The GPS track associated with this guide follows the Lower Trail. This is the easier of the two, with mostly level footing and no scrambling around rocks required. The Upper Trail can be accessed by visitors as well, but you should be prepared to climb over rocks and deal with a bit more elevation gain. The Lower Trail is better suited to families and the Upper Trail is great for more adventurous and physically capable visitors.

    No matter which trail you do (or if you do both), make sure you bring 2-3 light sources and spare batteries. The caves are very, very dark and you won’t be able to navigate through without your own light.

    The caves are a constant 42°F and it can be quite damp, so bring warm layers with a waterproof shell. We also recommend waterproof boots for the puddles on the cave floor. If you want to hike through the upper tunnel as well, you may wish to have gloves for the scrambling.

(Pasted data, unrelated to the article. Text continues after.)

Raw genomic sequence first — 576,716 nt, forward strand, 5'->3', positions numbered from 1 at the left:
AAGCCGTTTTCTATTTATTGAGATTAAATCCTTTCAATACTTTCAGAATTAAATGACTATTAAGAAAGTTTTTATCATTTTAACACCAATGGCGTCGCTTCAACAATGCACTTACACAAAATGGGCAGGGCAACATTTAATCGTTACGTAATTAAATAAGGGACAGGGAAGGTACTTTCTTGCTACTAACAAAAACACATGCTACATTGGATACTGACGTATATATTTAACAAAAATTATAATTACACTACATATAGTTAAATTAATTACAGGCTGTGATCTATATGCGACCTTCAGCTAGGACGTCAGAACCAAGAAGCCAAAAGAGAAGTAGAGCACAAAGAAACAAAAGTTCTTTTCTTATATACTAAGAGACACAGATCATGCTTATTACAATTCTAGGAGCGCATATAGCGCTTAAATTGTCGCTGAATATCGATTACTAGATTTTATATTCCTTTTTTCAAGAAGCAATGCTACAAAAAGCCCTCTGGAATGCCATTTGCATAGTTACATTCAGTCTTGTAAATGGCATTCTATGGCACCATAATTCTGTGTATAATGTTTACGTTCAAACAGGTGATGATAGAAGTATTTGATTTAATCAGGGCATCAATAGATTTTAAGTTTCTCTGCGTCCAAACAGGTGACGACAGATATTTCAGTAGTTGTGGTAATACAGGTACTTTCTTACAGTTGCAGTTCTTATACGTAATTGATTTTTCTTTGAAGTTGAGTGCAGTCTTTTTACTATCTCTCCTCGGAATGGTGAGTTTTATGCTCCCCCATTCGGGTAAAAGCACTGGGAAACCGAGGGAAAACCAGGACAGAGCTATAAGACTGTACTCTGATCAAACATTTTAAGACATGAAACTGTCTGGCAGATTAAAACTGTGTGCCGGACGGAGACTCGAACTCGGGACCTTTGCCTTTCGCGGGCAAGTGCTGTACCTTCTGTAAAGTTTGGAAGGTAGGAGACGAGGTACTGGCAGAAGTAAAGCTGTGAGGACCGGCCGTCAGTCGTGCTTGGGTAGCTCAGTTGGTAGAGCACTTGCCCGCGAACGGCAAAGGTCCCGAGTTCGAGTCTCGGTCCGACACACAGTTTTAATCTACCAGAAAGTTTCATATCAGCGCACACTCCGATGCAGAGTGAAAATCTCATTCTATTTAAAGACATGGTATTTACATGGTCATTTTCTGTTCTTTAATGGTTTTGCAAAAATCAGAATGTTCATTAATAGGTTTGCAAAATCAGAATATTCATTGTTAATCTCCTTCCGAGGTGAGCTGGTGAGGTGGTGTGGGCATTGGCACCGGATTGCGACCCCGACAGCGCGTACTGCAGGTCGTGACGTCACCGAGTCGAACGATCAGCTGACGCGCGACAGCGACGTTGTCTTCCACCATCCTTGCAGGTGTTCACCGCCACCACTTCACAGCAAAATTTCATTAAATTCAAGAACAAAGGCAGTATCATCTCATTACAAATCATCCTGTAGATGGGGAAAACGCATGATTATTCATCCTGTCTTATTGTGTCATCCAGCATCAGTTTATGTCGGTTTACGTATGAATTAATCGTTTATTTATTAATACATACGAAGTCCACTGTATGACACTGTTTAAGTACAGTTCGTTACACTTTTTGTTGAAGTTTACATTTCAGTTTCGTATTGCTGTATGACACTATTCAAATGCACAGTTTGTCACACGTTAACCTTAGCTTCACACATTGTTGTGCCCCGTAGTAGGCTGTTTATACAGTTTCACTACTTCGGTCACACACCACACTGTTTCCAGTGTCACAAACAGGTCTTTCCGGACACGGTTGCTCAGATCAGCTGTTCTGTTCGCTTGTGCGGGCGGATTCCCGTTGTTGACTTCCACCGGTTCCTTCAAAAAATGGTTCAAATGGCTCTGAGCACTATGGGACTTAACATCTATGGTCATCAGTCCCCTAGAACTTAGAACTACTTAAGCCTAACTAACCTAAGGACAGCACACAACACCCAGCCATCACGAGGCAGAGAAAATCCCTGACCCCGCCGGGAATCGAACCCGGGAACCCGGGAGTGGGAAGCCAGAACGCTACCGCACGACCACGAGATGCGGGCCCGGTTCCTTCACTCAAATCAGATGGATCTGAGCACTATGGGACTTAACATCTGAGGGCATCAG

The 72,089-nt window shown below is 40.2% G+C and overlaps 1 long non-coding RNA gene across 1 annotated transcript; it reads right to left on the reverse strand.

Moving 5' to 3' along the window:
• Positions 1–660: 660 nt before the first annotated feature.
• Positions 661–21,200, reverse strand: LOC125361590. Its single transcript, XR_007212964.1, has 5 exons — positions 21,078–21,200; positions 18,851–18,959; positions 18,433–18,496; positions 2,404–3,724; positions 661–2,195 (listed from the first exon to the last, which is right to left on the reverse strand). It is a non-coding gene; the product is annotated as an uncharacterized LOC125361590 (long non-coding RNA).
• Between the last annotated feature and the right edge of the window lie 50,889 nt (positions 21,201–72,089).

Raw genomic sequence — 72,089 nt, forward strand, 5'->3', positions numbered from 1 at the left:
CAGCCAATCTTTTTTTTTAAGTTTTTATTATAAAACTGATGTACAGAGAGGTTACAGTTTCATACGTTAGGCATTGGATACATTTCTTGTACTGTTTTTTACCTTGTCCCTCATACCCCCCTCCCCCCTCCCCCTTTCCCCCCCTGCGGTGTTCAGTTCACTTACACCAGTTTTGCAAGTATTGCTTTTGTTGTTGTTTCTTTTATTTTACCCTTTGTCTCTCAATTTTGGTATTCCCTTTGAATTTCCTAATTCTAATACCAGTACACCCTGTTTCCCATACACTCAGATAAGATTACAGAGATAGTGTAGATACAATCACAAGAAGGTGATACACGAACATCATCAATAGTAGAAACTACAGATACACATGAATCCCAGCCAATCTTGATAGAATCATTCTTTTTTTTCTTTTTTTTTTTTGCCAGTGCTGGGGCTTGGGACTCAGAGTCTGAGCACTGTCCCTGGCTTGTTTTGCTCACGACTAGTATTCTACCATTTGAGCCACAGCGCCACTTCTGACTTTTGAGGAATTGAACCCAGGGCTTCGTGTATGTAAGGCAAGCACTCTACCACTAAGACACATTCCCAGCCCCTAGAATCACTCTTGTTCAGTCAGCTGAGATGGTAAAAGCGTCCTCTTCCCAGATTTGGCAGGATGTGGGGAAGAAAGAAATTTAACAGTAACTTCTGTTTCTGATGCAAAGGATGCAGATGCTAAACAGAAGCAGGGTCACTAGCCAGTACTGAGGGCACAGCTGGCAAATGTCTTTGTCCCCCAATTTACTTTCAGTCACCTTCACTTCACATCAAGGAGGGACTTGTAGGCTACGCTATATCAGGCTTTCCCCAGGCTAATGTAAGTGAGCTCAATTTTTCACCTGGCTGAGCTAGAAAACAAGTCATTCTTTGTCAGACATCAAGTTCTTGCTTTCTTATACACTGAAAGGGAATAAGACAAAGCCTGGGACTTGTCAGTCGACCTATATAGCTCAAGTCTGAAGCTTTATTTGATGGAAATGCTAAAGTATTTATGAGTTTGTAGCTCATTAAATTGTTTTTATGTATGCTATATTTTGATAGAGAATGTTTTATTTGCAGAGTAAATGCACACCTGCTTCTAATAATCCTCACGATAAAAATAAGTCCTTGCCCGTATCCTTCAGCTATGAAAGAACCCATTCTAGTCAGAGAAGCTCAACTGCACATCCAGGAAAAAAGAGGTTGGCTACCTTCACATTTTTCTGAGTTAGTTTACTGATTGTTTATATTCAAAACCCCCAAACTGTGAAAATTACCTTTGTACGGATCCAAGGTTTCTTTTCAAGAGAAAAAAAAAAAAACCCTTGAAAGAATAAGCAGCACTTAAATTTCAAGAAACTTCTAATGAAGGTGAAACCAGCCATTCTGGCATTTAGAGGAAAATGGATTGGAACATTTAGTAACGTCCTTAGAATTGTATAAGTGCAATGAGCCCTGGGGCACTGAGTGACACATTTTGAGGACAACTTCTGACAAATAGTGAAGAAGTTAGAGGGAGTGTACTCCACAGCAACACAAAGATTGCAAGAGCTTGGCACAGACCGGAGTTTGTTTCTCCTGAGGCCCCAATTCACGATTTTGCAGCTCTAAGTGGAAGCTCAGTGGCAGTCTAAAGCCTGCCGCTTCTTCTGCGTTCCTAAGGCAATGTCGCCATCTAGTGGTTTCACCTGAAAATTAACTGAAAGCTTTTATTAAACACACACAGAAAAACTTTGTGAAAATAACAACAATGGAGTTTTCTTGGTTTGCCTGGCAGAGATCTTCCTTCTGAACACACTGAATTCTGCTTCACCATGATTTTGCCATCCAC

The caves are open between April and October and reservations are required to hike the caves. You’ll need to make one reservation per car. Reservations are $2 and prices are subject to change.

    Please don’t touch the walls of the cave. It disrupts a slime that is essential to the cave ecosystem. Additionally, the USDA requires that you wear footwear never worn in another cave inhabited by bats and that you wear clean clothes to the cave and wash them after. This helps to prevent the spread of a deadly fungus that can affect bat populations across the country. You should never enter a cave with gear or clothing that has been in another cave without decontamination.

    The Lower entrance is near the parking lot. You’ll walk down a set of stairs underneath the forest floor, entering an eerie world of rock. It’s very, very dark in the caves. Walk through the tunnel, which is very easy to follow as long as you’ve got light. The cave is full of strange corners and interesting rock shapes. You’ll be walking through the caves on your own time, so linger wherever you please.